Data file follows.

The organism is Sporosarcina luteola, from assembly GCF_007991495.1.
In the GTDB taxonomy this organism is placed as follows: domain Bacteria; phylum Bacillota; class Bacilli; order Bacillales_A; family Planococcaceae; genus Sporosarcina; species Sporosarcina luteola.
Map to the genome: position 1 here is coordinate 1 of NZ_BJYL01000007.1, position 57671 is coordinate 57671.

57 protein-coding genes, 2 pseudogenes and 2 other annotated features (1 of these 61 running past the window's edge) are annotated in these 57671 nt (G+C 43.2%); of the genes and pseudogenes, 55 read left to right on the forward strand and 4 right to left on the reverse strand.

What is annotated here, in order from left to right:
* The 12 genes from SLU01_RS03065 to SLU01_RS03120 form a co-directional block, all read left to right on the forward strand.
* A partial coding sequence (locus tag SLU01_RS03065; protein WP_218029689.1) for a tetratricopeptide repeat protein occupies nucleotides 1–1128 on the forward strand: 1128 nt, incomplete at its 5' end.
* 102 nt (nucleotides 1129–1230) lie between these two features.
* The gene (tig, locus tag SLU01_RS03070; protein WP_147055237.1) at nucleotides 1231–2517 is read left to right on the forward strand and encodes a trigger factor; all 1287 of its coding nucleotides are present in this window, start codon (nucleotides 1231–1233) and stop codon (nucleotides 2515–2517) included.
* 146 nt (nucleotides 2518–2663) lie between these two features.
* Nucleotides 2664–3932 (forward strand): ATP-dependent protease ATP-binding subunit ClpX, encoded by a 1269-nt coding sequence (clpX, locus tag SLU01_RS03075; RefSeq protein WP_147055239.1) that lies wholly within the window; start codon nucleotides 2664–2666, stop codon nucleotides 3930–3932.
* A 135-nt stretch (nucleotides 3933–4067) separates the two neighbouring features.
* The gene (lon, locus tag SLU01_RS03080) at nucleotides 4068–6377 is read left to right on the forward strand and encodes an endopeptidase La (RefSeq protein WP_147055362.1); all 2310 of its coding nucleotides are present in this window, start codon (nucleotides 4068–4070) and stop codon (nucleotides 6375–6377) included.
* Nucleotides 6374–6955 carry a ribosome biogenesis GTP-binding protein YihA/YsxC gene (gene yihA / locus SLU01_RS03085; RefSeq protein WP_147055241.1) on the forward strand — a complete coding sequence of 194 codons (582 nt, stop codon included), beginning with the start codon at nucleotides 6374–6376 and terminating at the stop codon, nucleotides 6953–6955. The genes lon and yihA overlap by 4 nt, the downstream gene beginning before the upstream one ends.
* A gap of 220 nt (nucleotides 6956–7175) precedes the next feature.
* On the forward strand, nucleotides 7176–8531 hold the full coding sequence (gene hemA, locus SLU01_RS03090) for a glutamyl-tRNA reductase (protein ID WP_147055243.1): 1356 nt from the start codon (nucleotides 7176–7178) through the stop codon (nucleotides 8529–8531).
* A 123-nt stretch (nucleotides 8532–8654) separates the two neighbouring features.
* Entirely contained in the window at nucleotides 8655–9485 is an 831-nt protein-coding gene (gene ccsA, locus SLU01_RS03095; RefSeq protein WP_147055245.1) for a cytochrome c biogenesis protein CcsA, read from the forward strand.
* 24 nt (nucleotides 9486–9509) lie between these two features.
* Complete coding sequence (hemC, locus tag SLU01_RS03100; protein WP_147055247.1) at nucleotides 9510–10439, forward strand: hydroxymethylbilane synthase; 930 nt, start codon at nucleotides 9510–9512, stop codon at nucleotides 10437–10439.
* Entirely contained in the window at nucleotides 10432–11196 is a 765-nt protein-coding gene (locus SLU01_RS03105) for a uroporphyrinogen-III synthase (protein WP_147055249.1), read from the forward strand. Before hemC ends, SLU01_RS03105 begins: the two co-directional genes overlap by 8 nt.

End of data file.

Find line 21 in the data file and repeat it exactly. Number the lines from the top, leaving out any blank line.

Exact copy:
* Entirely contained in the window at nucleotides 10432–11196 is a 765-nt protein-coding gene (locus SLU01_RS03105) for a uroporphyrinogen-III synthase (protein WP_147055249.1), read from the forward strand. Before hemC ends, SLU01_RS03105 begins: the two co-directional genes overlap by 8 nt.